This is super high level. I'd recommend reading up on a couple of different topics that might kick start some ideas for you. I took this course when I was doing OMSCS, and found it to be great as an exploration into the fundamentals of operating system development: . After that it might be good to dive deep into an application that has a large plugin marketplace and see if you can figure out how they do it. Wordpress, for example, is open source and you can probably find articles that dive deep into the plugin architecture of wordpress.

r/java • comment
3 points • caduweb

An excellent introduction I guess the (free) Udacity course on introduction-to-operating-systems--ud923. Such topic, concurrency and parallelism, is not specific to Java, and it is helpful to understand the primary abstractions before deep into the language mechanisms.

After that, I would suggest this Udemy course on Java link, if you already know some basics of the language, you can skip to the concurrency section.

r/cscareerquestions • comment
1 points • __hypervisor__

For this particular position and others requiring low-level programming, maybe start out with an operating systems course if your program offers it. There seem to be quite a few online as well, from a cursory Google search (ex. If you're the type that can read a textbook cover to cover, some recommended ones are Operating System Concepts, or Operating Systems: Three Easy Pieces (this is free!)

I suspect that the more you understand what goes on underneath the hood of a computer system, the better prepared you'll be for a job like this.

If you're not positive you want to go into embedded/driver programming, perhaps someone else can comment on what knowledge is useful for the AR/VR industry in general--I'm also curious to know.

r/csMajors • comment
2 points • xAmorphous

Ah! Sorry I thought this was undergrad. This one, even though it's graduate, seems a bit gentler.

I would also recommend OP look at this:

r/AskComputerScience • comment
1 points • s7oev

I haven't yet done any such course, but I've been planning to so I've saved some options:

1) Georgia Tech on Udacity - I think this one should be very good as it is the same course that is present in the Online Master in Computer Science by GTech, that is ranked as the best one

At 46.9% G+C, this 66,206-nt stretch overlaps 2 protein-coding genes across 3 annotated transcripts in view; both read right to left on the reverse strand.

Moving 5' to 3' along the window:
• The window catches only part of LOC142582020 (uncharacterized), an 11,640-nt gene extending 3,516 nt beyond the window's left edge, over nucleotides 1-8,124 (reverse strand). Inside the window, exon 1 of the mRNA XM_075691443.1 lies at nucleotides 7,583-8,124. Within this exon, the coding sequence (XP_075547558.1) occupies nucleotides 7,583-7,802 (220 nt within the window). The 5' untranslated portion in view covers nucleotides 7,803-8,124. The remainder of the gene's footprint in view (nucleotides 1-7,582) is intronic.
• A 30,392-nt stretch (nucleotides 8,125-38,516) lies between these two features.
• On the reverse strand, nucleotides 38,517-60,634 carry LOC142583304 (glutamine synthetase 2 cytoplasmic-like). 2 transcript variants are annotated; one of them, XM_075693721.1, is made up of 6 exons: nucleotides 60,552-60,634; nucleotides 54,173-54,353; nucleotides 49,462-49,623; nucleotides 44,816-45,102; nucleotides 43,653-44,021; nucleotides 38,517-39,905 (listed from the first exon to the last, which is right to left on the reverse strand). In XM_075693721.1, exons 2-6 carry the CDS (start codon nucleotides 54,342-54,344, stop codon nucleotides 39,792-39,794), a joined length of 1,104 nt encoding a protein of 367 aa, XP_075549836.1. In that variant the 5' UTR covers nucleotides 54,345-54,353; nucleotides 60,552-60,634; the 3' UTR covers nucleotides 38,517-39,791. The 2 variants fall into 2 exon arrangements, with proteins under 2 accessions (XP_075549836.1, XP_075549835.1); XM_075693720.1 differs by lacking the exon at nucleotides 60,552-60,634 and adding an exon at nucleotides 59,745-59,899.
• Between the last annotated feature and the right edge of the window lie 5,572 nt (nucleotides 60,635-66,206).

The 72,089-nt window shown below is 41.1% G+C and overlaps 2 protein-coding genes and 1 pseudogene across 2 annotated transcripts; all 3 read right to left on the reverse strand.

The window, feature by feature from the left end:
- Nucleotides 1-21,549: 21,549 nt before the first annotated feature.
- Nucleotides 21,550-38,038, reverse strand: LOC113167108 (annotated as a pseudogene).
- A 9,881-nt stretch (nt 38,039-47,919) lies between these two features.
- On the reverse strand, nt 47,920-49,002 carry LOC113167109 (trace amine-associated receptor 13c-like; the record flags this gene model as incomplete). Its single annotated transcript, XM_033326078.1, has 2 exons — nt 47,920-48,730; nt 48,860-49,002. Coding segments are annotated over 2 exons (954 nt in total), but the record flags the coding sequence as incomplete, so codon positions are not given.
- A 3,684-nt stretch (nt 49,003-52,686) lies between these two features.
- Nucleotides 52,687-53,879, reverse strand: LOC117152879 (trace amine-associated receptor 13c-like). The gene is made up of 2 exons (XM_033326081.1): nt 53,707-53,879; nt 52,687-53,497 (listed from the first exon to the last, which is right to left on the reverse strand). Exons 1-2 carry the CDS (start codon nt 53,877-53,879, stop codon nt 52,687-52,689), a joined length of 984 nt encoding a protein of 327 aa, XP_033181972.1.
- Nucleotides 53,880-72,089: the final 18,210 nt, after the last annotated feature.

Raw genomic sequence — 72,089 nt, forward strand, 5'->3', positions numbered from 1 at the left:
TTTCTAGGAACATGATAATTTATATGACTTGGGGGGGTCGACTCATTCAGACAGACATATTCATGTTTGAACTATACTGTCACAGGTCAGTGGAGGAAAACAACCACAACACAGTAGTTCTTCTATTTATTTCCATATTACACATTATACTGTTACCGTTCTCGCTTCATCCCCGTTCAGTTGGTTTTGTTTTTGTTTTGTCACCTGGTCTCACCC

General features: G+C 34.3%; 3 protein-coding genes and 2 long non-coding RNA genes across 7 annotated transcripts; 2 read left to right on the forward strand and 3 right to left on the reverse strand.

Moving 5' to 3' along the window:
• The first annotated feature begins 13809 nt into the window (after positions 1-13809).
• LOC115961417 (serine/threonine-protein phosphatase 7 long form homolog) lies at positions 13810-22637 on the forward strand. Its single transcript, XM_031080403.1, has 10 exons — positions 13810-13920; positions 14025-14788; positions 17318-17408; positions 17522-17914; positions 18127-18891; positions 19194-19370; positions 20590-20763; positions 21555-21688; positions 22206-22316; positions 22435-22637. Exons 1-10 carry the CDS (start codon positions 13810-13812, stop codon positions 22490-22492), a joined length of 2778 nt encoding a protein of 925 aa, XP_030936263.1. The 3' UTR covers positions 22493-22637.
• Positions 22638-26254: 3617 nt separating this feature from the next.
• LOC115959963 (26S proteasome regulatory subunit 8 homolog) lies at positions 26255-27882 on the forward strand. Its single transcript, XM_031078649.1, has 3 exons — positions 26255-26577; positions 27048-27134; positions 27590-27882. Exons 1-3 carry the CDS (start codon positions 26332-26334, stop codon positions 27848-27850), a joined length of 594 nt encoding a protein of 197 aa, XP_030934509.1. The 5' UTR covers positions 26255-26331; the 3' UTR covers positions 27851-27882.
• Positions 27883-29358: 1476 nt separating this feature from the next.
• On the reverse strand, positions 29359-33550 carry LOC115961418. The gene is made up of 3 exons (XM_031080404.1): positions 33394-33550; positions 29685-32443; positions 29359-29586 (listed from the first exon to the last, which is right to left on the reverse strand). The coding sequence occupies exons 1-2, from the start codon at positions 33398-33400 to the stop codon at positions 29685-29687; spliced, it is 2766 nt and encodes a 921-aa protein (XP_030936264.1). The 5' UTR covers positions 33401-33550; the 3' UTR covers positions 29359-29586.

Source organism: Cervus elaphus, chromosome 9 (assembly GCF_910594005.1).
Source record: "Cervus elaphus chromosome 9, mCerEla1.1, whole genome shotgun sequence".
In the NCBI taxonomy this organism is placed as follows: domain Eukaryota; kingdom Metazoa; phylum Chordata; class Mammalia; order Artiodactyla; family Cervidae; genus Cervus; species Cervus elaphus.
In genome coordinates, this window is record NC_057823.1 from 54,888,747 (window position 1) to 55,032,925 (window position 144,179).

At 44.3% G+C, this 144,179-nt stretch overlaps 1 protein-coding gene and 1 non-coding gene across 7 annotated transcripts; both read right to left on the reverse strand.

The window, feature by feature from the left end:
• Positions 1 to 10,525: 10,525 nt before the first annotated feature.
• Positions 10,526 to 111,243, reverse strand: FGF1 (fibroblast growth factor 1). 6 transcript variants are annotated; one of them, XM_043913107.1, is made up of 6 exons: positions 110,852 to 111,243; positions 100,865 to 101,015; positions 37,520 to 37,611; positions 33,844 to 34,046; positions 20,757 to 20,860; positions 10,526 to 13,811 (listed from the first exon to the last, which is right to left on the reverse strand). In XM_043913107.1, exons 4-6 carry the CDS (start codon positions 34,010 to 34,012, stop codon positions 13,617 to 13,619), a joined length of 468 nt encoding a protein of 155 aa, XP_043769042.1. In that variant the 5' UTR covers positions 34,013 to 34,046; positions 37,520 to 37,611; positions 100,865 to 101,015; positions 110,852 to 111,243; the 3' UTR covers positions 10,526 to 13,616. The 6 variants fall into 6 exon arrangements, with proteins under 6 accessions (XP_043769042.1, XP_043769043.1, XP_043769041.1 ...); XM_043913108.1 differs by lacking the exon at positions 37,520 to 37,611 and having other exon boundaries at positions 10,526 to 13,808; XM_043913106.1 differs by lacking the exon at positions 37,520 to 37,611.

2) OPs Class - Hack the Kernel - haven't explored it too much as for learning I really prefer the academically structured courses you get from universities as I'm used to those, but this one is also considered really good

r/WGU_CompSci • comment
1 points • another__bit

You could give Georgia Tech's free class a shot.

Introduction to Operating Systems

r/WGU • comment
1 points • my_password_is______

I heard these two courses were good -- and they're free

r/computerscience • comment
0 points • blinking_console

This is a great resource and it's free!

r/cscareerquestions • comment
2 points • Snoo48622

My master's course used these lectures.

I really like this free book- Operating Systems: Three Easy Pieces\~remzi/OSTEP/

r/C_Programming • comment
2 points • TopAmoeba

You have the option to audit (take for free) the individual courses that make up the series.

r/cscareerquestions • comment
2 points • xiongchiamiov

It's a lot of stuff, so don't expect it to be one page you can read over and understand everything. Places to look might include:


r/OMSCS • comment
-12 points • ras_teferi

there is not really an excuse to take any class in spring and not to ace it. you have 5 months to prepare for it. i have applied for spring 2020 but have not heard anything back yet. in the meantime, i am studying for IOS which i love. the course is available (lectures and sample problem sets) on udacity ( ). if i get accepted i am going to take two courses.

here is an excellent free book that compliments video lectures perfectly (\~remzi/OSTEP/#book-chapters )